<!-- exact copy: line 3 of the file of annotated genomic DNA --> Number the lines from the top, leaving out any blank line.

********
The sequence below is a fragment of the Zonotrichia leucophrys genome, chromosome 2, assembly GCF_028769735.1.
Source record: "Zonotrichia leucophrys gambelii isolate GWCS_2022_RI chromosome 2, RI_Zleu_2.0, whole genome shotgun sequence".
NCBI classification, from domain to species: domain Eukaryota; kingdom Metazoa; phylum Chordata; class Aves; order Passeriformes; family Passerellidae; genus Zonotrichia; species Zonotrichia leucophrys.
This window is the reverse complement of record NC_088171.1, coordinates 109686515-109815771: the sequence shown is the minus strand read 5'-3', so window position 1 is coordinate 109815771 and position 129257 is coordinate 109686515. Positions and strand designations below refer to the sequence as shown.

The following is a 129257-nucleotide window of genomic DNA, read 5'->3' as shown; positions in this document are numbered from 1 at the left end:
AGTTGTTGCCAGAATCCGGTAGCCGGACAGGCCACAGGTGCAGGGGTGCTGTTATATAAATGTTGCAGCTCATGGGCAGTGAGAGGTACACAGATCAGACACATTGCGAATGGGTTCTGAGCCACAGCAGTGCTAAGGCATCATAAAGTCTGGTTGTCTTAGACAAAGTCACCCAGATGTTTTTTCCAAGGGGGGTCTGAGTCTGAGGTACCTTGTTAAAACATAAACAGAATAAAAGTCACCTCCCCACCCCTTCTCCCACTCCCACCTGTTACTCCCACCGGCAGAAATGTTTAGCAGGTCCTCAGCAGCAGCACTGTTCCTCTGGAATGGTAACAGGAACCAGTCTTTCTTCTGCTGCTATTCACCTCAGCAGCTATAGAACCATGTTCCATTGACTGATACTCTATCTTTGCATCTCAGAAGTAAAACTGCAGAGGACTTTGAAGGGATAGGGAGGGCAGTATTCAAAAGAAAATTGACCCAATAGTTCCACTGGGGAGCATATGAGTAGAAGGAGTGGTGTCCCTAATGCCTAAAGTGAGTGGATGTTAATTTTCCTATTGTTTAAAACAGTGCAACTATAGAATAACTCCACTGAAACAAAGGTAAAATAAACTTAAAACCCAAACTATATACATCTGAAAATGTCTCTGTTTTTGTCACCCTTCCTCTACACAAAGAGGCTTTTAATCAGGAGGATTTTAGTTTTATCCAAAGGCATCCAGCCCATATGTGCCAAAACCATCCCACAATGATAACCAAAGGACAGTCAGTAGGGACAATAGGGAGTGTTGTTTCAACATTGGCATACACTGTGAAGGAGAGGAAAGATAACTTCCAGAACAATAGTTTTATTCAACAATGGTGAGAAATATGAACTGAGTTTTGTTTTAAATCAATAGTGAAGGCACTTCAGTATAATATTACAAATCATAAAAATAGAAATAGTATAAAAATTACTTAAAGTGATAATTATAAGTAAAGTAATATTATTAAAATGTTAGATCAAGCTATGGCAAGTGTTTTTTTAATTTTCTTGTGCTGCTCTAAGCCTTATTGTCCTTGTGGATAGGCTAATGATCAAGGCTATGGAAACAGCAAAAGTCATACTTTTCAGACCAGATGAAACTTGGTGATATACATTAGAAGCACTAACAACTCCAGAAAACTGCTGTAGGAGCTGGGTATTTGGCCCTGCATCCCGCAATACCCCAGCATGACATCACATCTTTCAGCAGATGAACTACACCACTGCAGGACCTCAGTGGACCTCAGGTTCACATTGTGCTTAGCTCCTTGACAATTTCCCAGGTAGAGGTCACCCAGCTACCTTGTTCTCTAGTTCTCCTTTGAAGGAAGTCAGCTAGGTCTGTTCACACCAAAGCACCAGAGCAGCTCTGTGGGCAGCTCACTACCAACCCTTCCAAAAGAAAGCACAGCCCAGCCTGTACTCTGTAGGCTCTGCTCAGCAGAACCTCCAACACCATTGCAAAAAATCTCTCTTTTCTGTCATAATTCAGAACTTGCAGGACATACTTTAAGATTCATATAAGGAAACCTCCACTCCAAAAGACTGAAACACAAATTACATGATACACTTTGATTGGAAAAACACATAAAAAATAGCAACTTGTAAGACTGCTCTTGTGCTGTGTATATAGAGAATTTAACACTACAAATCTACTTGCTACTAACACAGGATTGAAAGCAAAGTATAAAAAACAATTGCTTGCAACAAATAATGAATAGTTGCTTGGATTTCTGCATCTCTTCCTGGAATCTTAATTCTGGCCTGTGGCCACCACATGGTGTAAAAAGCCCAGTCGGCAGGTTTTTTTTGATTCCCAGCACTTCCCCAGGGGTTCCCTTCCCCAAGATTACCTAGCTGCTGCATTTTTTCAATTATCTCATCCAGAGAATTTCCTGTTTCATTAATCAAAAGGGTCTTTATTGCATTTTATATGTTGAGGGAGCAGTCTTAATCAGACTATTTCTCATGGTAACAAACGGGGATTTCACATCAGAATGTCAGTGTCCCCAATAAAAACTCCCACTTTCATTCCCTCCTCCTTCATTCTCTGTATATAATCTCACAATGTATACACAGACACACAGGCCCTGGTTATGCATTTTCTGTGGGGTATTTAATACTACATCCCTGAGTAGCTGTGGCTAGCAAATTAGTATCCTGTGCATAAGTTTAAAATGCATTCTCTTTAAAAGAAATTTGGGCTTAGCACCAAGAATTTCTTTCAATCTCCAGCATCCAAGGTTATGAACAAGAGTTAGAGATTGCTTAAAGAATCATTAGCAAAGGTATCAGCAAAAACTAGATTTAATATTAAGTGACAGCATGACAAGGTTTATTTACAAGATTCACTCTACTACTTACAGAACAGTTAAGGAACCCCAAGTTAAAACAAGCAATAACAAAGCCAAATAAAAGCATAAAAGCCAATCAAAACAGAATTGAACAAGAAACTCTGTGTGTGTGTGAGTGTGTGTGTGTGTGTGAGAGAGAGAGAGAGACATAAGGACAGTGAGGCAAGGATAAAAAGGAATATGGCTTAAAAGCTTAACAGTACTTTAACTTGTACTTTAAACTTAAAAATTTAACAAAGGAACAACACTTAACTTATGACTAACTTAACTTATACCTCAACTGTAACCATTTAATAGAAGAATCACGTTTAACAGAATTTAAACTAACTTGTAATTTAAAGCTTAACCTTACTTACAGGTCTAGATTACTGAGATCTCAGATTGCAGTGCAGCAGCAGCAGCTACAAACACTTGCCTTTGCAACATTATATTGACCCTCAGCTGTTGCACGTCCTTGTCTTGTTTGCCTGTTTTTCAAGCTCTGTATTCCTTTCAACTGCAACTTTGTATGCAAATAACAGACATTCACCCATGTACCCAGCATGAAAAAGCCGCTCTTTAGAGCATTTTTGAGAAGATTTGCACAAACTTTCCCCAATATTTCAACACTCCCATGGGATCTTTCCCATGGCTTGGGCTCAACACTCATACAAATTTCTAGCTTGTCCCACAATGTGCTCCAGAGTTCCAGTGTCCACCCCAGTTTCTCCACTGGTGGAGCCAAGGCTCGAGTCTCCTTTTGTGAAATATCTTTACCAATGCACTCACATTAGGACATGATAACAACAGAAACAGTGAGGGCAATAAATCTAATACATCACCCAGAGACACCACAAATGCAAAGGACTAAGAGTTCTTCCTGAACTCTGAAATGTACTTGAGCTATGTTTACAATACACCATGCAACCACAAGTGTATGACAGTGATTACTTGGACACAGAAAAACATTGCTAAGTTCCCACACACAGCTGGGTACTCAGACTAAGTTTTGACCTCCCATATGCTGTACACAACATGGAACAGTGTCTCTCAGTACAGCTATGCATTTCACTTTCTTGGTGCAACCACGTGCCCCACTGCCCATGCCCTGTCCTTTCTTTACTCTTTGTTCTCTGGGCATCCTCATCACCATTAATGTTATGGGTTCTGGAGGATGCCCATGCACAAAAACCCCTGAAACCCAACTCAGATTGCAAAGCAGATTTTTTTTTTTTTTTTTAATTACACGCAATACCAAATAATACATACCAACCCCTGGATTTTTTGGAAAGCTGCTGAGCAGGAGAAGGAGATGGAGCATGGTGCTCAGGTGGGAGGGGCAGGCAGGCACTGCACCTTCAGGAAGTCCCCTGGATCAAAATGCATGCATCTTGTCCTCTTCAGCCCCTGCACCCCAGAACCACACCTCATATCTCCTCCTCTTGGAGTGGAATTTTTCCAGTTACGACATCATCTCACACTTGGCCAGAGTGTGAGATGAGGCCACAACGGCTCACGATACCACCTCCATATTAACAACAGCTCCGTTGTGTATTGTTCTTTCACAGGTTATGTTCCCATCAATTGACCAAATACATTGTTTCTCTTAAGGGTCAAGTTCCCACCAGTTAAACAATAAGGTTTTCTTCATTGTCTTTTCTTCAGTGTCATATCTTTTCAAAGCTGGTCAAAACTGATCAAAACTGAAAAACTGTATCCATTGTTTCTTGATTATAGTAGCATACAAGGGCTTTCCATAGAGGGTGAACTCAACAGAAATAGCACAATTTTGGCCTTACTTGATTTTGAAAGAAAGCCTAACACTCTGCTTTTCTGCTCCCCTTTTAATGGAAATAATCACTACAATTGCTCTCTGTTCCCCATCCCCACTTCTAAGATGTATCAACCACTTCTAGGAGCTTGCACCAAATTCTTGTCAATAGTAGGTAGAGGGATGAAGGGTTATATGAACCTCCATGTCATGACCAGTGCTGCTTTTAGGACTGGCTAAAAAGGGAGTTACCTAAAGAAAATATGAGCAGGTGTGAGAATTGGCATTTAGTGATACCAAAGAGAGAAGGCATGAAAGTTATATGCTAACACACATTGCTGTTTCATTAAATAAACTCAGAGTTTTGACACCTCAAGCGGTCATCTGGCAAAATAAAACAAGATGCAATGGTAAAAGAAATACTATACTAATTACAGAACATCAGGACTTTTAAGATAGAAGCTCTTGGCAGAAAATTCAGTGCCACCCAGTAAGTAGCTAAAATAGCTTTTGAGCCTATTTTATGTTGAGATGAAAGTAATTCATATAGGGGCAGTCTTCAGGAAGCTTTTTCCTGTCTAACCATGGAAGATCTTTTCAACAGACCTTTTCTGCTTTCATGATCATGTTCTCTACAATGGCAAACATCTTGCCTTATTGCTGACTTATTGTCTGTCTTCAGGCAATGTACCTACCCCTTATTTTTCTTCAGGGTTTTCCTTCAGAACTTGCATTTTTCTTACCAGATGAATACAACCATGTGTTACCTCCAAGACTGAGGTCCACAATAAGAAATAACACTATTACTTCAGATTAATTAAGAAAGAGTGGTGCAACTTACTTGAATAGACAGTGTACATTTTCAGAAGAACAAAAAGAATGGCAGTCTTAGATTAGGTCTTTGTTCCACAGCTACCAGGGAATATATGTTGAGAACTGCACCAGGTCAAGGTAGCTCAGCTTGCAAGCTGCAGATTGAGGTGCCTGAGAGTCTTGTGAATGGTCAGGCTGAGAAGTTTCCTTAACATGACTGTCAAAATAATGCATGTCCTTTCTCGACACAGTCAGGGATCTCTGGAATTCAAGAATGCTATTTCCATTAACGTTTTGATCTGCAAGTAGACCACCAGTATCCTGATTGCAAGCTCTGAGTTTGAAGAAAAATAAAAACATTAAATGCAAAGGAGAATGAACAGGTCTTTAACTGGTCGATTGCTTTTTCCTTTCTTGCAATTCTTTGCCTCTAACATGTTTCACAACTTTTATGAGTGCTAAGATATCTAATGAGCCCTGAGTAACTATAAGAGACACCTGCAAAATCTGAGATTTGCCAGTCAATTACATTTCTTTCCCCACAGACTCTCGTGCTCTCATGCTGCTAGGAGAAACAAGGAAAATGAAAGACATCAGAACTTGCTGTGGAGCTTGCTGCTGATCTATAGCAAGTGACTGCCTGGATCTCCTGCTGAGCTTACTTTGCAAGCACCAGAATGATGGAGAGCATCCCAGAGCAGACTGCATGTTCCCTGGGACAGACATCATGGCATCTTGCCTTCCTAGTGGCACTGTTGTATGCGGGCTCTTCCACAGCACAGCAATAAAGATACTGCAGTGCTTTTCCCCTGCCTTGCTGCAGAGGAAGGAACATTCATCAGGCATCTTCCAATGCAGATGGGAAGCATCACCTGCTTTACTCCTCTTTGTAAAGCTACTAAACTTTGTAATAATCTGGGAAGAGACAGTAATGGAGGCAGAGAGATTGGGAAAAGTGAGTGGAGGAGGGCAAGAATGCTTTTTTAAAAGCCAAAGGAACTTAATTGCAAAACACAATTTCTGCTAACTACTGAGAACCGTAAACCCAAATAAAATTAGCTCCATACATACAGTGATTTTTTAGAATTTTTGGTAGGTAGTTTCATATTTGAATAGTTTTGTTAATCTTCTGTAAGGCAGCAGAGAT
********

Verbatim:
NCBI classification, from domain to species: domain Eukaryota; kingdom Metazoa; phylum Chordata; class Aves; order Passeriformes; family Passerellidae; genus Zonotrichia; species Zonotrichia leucophrys.